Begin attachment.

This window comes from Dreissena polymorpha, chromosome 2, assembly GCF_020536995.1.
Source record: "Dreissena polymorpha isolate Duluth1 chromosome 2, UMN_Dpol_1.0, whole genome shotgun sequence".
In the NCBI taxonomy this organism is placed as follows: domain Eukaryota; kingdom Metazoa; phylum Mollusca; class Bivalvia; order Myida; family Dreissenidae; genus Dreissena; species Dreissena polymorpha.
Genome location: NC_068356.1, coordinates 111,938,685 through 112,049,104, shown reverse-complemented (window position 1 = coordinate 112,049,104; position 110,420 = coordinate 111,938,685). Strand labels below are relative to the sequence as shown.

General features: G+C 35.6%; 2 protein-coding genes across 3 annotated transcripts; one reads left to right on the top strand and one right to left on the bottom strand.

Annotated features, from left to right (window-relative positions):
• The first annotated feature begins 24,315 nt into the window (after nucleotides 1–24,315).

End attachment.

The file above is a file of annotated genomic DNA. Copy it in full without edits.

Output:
This window comes from Dreissena polymorpha, chromosome 2, assembly GCF_020536995.1.
Source record: "Dreissena polymorpha isolate Duluth1 chromosome 2, UMN_Dpol_1.0, whole genome shotgun sequence".
In the NCBI taxonomy this organism is placed as follows: domain Eukaryota; kingdom Metazoa; phylum Mollusca; class Bivalvia; order Myida; family Dreissenidae; genus Dreissena; species Dreissena polymorpha.
Genome location: NC_068356.1, coordinates 111,938,685 through 112,049,104, shown reverse-complemented (window position 1 = coordinate 112,049,104; position 110,420 = coordinate 111,938,685). Strand labels below are relative to the sequence as shown.

General features: G+C 35.6%; 2 protein-coding genes across 3 annotated transcripts; one reads left to right on the top strand and one right to left on the bottom strand.

Annotated features, from left to right (window-relative positions):
• The first annotated feature begins 24,315 nt into the window (after nucleotides 1–24,315).